OQO [Re: Yet another interesting bit of hardware in theDynapadvein...]

Mike Rutenberg mdrs at akasta.com
Tue May 21 08:58:43 UTC 2002

I suspect loop overhead is the main influence on the ratio, even though it will be the same for integer and FP on a given platform.

I also get a ratio of roughly 2.1 for my Pentium for this:
	[100000 timesRepeat: [0+0]] timeToRun.
	[100000 timesRepeat: [0.0+0.0]] timeToRun.

If I unwind the computation to reduce the overhead of the 100000 times
loop, I get a ratio of more like 7.7
	[100000 timesRepeat: [0+0+0+0+0+0+0+0+0+0]] timeToRun.
	[100000 timesRepeat: [0.0+0.0+0.0+0.0+0.0+0.0+0.0+0.0+0.0+0.0]]

This might be a better test for comparing FP/Int performance ratio on
Pentium vs. ARM


"Ohshima, Yoshiki" <Yoshiki.Ohshima at disney.com> wrote:
>   Hello,
> > >  An XScale based PocketPC is coming out in a few weeks from
> > >Toshiba.  I would assume that XScale at 400MHz (max) is
> > >faster than 300MHz Geode:-)
> > 
> > Well, that depends....  If you mean the PXA210, then I
> > would say that the 300 MHz Geode definitely beats the 400
> > MHz XScale.  The Geode is essentially a Pentium class CPU
> > with floating point and MMX.  I'd say that it is probably
> > still faster than even a 400 MHz PXA250, especially for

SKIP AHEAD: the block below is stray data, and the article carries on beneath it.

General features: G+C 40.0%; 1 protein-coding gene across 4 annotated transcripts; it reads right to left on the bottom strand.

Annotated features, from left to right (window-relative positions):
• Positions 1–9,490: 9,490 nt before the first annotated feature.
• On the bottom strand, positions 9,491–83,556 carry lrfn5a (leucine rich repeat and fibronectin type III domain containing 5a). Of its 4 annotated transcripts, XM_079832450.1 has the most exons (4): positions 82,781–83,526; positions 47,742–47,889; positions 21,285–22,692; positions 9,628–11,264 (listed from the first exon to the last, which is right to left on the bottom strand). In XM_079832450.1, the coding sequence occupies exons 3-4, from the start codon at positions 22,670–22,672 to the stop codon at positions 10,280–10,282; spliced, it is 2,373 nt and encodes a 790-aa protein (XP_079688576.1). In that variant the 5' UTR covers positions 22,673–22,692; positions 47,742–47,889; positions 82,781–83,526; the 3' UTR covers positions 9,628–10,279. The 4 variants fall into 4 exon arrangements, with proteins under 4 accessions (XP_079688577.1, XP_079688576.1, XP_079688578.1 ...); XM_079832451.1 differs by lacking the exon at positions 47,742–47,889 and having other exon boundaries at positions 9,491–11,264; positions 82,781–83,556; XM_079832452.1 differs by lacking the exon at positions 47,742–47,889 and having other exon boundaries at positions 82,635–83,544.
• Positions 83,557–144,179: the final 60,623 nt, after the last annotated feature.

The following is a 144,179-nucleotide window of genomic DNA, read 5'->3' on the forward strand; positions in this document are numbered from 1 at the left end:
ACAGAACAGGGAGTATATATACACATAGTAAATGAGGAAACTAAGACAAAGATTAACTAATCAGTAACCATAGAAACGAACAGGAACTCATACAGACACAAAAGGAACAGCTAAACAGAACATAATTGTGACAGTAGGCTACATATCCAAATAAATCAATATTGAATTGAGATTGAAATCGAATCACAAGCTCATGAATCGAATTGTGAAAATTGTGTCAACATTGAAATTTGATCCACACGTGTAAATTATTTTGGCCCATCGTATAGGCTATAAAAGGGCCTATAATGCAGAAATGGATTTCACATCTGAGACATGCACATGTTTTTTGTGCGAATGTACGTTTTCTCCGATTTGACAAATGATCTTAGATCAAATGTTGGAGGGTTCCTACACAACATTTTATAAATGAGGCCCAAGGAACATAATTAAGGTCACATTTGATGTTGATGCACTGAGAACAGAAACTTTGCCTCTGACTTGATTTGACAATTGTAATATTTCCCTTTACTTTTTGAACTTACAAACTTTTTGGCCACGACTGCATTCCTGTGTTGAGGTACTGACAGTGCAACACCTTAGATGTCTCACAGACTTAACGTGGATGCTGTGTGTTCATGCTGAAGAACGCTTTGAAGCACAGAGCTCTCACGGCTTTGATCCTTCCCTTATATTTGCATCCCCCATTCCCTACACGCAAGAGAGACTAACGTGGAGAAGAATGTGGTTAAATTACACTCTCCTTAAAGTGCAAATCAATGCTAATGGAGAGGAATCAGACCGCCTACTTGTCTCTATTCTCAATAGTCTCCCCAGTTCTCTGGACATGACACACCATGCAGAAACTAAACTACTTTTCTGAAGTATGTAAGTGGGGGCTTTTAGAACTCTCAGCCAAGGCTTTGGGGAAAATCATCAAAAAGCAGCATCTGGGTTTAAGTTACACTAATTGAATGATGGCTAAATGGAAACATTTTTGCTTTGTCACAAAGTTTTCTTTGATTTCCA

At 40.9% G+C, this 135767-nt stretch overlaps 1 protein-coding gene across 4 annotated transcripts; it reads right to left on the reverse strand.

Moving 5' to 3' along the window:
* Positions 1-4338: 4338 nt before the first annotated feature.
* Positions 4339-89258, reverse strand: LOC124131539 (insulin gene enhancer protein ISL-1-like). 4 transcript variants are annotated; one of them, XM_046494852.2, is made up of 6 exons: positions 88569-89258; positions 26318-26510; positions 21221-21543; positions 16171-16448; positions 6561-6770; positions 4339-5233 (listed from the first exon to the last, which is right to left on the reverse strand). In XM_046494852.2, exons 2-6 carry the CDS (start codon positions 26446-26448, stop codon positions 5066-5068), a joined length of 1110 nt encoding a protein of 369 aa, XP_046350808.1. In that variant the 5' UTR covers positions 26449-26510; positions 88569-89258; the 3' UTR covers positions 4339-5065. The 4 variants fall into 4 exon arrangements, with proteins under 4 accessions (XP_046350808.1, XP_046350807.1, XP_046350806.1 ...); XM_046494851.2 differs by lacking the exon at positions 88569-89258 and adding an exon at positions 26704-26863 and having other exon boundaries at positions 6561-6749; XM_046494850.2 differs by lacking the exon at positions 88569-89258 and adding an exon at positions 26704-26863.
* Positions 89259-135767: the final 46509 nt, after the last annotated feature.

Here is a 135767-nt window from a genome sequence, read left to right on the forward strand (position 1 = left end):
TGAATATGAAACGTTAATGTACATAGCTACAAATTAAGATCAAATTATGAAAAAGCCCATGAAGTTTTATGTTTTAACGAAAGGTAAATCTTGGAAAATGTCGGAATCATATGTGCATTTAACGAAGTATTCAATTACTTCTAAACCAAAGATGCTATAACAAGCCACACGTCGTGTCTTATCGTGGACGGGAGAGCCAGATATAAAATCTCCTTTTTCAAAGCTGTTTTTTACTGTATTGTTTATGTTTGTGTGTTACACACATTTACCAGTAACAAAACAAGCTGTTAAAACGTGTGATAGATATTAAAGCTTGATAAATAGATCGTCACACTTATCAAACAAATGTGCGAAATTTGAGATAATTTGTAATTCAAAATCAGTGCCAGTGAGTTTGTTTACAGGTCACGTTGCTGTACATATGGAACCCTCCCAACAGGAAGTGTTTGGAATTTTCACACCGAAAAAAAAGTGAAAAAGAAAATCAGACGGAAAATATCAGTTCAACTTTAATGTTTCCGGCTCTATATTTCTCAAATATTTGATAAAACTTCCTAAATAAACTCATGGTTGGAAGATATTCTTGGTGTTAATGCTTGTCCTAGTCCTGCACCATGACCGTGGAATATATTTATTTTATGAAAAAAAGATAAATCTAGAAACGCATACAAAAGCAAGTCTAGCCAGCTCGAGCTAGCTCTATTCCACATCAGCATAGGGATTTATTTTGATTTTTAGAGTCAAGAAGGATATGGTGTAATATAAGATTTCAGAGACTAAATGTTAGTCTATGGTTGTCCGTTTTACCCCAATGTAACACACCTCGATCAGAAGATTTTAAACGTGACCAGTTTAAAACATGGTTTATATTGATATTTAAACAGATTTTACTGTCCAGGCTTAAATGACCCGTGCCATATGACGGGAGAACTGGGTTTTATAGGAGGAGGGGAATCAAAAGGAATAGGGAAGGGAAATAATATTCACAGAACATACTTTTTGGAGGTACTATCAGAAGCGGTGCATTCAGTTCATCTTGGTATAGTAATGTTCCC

> > running Squeak. 
>   Hmm.  Interesting.
> > Squeak likes hardware floating point.  Compare Squeak on a
> > 200 MHz Celeron against Squeak on an iPaq.  I know for
> > sure that Squeak is much more responsive and the
> > benchmarks are better on my old Pentium 133 Sharp Widenote
> > that on my Casiopeia E-105 (a 131 MHz MIPS 3 CPU with no
> > floating point hardware).
>   Do you think this is due to the floating point hardware?
> I've been thinking this is more because of the memory
> bandwidth.
>   On my Pentium III 800MHz laptop, the ratio of results from 
> following two lines is around 2.4. (43ms vs. 103ms).
> [100000 timesRepeat: [0+0]] timeToRun.
> [100000 timesRepeat: [0.0+0.0]] timeToRun.
> On my iPAQ, the ratio is around 2.3.  I think the primitive
> callout is so slow that the actual computation is pretty
> much shadowed by the other factor.  The #+ primitive first
> trys SmallInteger version and then fall back to Float
> version.  This would explain the factor of two difference.
> > I don't think Squeak would readily take advantage of the
> > dual multiply-accumulate pipelines or SIMD on the PXA250,
> > just like it doesn't really benefit from MMX.
>   Yes.  Some bitblt rules, such as rule 24 can be much
> faster if we bind it with the MMX (or Intel IPP stuff).
> -- Yoshiki

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